Chris Watts and Shanann looked the part of a fairy tale. The smiles looked real. The colorful photos looked happy. But none of it was. Those patches on the arms in so many photos suggest something wasn’t quite as it seemed, even when everything else looked just right. And what that does, is it asks us to look at what was really going on there, and then dares us to look at our own lives. Is any of that stuff in our lives? If it is, beware. Re-examine your fairy tale. Make sure it’s real and realistic, and not just for you, for those you share your living space with.
Below clip is from this article.
Learn the lesson of what happened here or it could happen to you.
11 thoughts on “#ChrisWatts Why does it fascinate us?”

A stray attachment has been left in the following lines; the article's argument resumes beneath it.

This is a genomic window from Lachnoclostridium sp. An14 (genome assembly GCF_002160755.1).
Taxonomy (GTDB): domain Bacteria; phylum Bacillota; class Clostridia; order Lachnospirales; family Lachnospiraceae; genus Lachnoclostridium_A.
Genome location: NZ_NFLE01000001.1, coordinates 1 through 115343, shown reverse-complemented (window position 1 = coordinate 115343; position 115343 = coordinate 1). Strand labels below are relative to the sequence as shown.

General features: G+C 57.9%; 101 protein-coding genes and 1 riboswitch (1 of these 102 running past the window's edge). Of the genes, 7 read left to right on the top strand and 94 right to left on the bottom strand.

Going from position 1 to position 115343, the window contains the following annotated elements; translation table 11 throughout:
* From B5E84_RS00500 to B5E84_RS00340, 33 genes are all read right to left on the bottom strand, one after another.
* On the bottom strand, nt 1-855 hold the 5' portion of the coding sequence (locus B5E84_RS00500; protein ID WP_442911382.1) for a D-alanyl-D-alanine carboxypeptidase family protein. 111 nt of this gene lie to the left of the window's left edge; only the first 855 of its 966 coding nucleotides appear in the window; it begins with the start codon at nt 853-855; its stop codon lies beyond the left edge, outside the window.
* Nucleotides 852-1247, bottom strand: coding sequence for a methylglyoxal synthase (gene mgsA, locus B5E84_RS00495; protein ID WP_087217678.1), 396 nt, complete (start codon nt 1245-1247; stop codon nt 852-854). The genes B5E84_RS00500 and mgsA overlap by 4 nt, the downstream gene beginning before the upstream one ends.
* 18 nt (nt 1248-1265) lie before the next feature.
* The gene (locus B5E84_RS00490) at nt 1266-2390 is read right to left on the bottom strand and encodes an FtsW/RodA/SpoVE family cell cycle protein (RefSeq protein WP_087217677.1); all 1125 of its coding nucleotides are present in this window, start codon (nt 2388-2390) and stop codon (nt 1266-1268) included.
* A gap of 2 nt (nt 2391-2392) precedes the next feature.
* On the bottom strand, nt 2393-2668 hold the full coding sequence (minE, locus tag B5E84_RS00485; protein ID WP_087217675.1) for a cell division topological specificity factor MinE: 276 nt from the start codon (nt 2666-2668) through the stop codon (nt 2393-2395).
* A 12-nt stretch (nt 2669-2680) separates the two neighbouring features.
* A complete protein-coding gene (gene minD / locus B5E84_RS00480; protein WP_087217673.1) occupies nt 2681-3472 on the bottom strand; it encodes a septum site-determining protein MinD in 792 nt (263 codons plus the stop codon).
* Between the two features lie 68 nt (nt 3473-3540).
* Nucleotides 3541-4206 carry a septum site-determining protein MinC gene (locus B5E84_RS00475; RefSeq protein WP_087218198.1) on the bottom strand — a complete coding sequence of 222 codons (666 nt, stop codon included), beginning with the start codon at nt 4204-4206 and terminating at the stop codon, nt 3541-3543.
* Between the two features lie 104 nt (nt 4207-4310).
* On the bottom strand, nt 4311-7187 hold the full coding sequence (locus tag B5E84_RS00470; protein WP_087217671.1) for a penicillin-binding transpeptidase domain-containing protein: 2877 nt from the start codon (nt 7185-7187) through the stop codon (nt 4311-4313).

At around age 4, possibly 5, everyone has some sort of crisis from which all future decisions are made regarding relationships. If you are willing to go back far enough you will remember what it was. A parent might have told you they were divorcing. Someone you were very close to may have died. Whatever it was you started to formulate decisions about what kind of relationships you were going to have. Maybe it was that when you grew up and got married there will be no arguing, no fighting, everything will appear to others as perfect. Maybe you are never going to get married. Perhaps you have tried marriage and it just didn’t work out. Remember how you dealt with the crisis at age 4, what you had to do to protect yourself and survive. Now fast forward and see how many of your relationships have been essentially been re-created so that you can again, overcome the pain, fear, abandonment, put on a good face and go forward. But have it turn out differently this time. With Patsy Ramsey we see how everything had to look perfect, busy, pretty, efficient when underneath it all nothing could be further from the truth. Decorated chaos. With Shanann the perfectness had to be recorded and transmitted to others. Did she notice her husband was disengaged? Did she notice but stuffed it down and recorded smiles and happy t shirts and songs instead? Pretense and pretending begins long ago as a survival mechanism. There are others of course – acting tough, being clever, the misunderstood loner, etc.